10-05-2004

$51.09 per barrel.  There appears to be no end to the price climb either.

10-05-2004

Prius Effect.  Owners make quite a first impression on people sometimes.  I'm sure many on the receiving end of an on-the-fly presentation think we are just exaggerating.  But then when curiosity gets the best of them and they actually take one for a test-drive, they're hooked.  We've all heard that story before.  But along the way we have built-up massive resources online, like http://priuschat.com and my website.  When the curious finally discover all that's available too, Prius instantly jumps from what they thought was a "specialty" vehicle to one that is leading the way to the future.  Face it, as popular as Camry & Corolla are, they just don't stir emotion to the level Prius does.  And later on down the road when Camry & Corolla are equipped with HSD inside, everyone is going to turn to Prius for hybrid real-world performance data.  Feel the effect.  It's great!

10-04-2004

Prius Taxi of Vancouver B.C. Canada.  Andrew has done a fantastic job of squishing the battery-pack myth for us.  No matter how detailed of a description I provide about Toyota's power management system, some people still don't believe that replacement might not ever be needed.  His taxis provide proof by having already exceeded the distance they ever thought possible... twice!  332,000 kilometers (206,295 miles) were driven with his 2001 and close to 368,000 kilometers (228,664 miles) combined distance of the 2004 in his small fleet (4 Prius, I believe).  Here are photos of the 2 taxi Prius he's driven, if your ever wondered what a yellow Prius looked like... owner:  Andrew

10-04-2004

$50.73 per barrel.  That's double what oil cost two years ago.  Not good.  It put the price of a gallon of gas at $1.99 today.

10-04-2004

Home Now.  It feels wonderful to be back.  There is need for research on the hostile hybrid forums anymore.  They literally have nothing constructive left to say.  I'm pleased I waited it out to the bitter end... but even more pleased to be able to devote my time to helping out owners and wannabes instead.  Yeah!

10-04-2004

That Snowflake.  It made an appearance this morning.  The temperature was a nippy 37 F degrees, so that "road awareness" indicator illuminated.  It is a miniature image of a road with a snowflake superimposed over it, telling you it's cold enough for unexpected ice while you drive.  For those that live further south, I suspect that could be rather handy.  Freezing occurs on bridges before roads, so you could be surprised by a sudden slick spot.  But for me way up north here, it's just a change of scenery on the dashboard.  That indicator will come on and stay on throughout the entire cold season... because temperatures remain far colder than that for several months.  In other words, I know that Spring has arrived when it finally turns off.

10-03-2004

Info-Sheet update.  This was long overdue.  There were a few tweaks to the text recommended.  And I changed the 2 photos on the front to a Winter look.  But what was really needed was a newer speedo/odometer shot.  So, I got one and added it.  Hope you find the revisions helpful... Info-Sheet  2004+

10-03-2004

"Full" Hybrid.  Something is necessary to distinguish the design from others, without being brand-specific.  So, that's what I'll be using.  You'll find that new label proudly displayed on Prius documents from now on.  Today's update was to the... Mini-Sheet  2004+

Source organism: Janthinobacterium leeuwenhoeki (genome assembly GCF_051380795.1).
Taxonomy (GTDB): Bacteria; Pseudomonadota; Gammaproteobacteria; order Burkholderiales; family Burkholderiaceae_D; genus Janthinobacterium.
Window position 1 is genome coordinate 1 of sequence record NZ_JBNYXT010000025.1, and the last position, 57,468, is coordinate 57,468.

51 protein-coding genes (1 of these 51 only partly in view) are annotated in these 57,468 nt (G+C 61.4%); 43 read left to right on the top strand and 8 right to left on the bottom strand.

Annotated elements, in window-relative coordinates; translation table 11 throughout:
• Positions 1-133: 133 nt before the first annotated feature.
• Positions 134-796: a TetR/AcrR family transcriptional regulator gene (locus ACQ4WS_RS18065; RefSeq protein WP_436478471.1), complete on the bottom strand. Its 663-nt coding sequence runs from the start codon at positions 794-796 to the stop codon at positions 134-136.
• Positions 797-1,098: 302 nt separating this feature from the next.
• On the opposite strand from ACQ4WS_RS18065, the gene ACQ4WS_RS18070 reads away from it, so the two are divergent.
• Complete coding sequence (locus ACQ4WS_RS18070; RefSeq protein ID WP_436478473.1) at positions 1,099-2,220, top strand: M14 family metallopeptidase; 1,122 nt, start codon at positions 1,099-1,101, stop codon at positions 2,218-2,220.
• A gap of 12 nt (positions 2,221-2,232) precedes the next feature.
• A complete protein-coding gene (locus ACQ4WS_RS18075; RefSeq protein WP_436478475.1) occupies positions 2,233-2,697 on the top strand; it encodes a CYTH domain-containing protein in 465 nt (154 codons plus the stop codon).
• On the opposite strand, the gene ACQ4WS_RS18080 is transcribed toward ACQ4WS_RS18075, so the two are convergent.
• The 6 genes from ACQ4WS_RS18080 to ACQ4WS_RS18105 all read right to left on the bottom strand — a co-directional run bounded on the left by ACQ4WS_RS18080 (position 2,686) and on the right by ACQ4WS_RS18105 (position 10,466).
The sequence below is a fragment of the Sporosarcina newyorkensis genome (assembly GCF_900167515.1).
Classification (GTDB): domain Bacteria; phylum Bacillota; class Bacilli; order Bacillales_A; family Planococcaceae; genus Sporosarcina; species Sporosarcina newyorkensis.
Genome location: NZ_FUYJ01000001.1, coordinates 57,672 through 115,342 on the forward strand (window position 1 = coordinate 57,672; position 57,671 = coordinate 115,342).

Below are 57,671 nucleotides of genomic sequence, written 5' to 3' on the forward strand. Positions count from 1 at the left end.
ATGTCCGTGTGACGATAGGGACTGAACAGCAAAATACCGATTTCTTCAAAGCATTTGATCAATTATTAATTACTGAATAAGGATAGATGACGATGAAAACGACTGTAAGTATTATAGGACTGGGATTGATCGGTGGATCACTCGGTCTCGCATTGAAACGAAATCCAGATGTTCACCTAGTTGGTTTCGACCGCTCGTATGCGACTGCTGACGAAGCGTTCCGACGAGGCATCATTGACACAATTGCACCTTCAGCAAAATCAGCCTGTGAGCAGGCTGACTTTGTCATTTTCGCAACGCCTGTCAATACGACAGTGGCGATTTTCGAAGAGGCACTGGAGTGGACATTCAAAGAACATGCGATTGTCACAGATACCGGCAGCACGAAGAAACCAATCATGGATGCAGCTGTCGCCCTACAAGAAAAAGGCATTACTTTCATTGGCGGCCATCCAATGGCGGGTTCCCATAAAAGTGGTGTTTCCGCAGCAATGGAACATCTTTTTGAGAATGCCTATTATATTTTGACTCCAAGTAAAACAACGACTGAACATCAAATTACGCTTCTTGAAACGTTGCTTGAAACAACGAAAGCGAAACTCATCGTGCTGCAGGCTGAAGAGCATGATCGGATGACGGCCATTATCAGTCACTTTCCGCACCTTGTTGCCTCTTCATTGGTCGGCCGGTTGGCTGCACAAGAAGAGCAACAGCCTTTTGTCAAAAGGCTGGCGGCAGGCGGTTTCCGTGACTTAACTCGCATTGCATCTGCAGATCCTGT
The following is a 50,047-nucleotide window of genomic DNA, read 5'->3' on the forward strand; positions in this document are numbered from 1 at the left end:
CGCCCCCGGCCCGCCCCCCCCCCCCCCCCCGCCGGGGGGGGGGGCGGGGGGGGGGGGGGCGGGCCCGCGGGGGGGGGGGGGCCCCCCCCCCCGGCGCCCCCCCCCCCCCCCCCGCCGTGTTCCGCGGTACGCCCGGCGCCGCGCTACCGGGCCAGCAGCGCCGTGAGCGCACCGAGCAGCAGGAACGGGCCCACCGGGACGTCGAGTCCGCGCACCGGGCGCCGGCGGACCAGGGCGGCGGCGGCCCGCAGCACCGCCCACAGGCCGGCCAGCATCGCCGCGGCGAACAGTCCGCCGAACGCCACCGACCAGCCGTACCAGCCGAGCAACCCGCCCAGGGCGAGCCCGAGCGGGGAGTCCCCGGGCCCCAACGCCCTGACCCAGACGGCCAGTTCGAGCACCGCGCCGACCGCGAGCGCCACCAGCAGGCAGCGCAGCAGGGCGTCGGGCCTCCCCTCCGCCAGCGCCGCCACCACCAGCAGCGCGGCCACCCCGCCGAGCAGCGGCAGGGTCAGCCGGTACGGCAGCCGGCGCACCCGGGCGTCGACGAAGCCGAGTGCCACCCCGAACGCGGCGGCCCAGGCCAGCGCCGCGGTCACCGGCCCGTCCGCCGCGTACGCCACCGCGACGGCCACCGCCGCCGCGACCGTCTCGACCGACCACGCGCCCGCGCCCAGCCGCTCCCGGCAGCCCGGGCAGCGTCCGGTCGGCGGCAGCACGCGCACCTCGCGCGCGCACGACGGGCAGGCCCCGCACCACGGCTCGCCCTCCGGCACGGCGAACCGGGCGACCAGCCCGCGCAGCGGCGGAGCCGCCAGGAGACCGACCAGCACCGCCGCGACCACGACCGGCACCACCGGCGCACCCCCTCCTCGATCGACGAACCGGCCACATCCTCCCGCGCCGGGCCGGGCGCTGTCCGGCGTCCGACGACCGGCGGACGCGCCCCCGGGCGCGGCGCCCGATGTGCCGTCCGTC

10-02-2004

Winter Photos.  I'm still working on them.  The delay in publishing (6 months) is actually working out rather nice.  It makes me look well prepared for the upcoming cold season.  Quite honestly, I would have preferred to deliver them much sooner.  But what the heck.  It's not like I wasn't busy with other Prius stuff anyway.  Here's 21 "new" sticky snow photos from back in March:  photo album 82   photo album 83

10-02-2004

An "Aggressive" Goal.  I thought the 2016 goal for fuel-cell vehicles was absurd.  Now there is an automaker who has set a goal that makes it pale in comparison: "80 percent fuel economy improvement by 2030".  How can that possibly be considered aggressive?  Toyota will exceed that a passive rate in half the time.

10-02-2004

Battery-Pack Voltage.  There is yet another misconception growing.  Unfortunately, this one is actually being spread by someone promoting hybrids.  He is likely totally unaware of the problem.  Understanding the wide variety of differences between all the hybrid designs requires quite a bit of study.  So unless you are rather obsessive (I'll confess that I am), a difference of this nature could easily be overlooked.  His quote was about voltage of each battery-pack.  The belief was that the HSD version of Prius uses 500 volts.  In reality it is only 201.6 volts.  But the propulsion system itself uses 500 volts.  The misunderstanding comes from not being aware that the Prius inverter (which converts the DC electricity to AC) also steps up the voltage at the same time.  This provides greater flexibility with battery-pack management as well as increased efficiency.  It's a great setup that the other hybrids would be jealous of, if they knew about it.

10-02-2004

Government Assistance.  Someone asked why this hasn't happened yet.  They had no clue it already had.  It's amazing how history comes back into play years later to an entirely new audience.  Too bad that past isn't better known already.  That sure would help with the understanding of hybrids.  PNGV was a federally funded program to produce a 80 MPG family sedan, championed by Vice-President Gore.  One of the prototypes delivered 72 MPG, using a diesel-hybrid configuration and every weight-reducing trick in the book (including patio-style seats).  But shortly after this current administration took charge, they pulled the plug that program to establish the "FreedomCar" effort instead.  Needless to say, the original prototypes disappeared and absolutely nothing has resulted from the new one.  By the way, the refusal of allowing Toyota to join PNGV is actually what caused Prius to be created.